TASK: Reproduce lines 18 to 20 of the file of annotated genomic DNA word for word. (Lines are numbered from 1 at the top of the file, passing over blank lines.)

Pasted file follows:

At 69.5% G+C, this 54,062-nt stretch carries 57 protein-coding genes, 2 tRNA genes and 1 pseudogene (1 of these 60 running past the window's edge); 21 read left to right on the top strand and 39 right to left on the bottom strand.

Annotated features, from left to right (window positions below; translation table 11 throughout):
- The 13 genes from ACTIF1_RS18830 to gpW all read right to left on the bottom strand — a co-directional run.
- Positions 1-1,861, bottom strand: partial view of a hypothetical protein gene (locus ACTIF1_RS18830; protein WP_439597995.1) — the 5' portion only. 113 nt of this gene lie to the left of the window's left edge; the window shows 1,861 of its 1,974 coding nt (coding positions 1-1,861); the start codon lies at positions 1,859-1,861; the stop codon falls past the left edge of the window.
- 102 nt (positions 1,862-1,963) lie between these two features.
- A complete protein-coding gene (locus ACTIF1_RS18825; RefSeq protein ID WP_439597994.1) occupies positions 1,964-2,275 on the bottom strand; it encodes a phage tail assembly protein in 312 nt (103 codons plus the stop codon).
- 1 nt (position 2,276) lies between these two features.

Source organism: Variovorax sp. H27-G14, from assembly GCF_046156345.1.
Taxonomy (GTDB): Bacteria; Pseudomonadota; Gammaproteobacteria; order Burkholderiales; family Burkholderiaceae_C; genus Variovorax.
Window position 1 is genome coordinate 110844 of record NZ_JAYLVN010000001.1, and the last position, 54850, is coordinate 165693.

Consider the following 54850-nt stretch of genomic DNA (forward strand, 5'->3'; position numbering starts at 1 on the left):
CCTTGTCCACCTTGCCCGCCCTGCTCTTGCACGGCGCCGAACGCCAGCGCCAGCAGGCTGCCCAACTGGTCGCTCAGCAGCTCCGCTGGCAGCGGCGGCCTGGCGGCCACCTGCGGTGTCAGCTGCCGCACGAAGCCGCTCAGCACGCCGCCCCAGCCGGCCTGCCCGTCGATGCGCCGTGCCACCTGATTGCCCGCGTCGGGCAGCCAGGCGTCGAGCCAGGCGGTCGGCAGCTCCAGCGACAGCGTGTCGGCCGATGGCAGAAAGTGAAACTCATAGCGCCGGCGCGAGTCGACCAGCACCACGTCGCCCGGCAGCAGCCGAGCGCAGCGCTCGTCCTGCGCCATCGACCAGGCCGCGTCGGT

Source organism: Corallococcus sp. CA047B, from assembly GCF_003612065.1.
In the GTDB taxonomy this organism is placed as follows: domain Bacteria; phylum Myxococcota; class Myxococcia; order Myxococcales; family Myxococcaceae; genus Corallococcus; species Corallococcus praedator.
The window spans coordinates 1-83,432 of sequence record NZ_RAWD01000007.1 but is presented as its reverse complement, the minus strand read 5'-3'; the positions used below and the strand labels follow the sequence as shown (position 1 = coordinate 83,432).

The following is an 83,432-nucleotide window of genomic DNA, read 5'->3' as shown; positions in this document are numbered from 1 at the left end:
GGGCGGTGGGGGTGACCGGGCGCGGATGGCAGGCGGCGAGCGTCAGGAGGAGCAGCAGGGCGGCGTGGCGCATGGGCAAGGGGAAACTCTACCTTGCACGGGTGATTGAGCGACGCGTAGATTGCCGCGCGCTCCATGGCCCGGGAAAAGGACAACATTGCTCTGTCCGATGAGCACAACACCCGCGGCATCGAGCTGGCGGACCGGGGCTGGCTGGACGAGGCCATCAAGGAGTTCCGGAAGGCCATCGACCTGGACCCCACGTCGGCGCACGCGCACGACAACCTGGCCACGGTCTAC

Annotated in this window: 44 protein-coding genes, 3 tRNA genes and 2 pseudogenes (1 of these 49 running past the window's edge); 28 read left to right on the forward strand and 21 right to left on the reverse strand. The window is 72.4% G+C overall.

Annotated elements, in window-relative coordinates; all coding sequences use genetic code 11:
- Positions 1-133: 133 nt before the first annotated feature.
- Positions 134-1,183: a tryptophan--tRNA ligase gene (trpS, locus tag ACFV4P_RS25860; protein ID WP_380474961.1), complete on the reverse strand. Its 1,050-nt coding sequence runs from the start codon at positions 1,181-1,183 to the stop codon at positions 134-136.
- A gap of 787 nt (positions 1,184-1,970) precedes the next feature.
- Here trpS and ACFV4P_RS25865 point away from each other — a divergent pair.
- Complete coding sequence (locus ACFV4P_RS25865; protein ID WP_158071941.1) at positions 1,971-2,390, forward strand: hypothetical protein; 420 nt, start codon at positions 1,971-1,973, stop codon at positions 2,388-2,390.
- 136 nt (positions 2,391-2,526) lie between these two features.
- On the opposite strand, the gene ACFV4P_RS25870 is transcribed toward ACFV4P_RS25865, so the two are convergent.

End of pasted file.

Annotated in this window: 44 protein-coding genes, 3 tRNA genes and 2 pseudogenes (1 of these 49 running past the window's edge); 28 read left to right on the forward strand and 21 right to left on the reverse strand. The window is 72.4% G+C overall.

Annotated elements, in window-relative coordinates; all coding sequences use genetic code 11:
- Positions 1-133: 133 nt before the first annotated feature.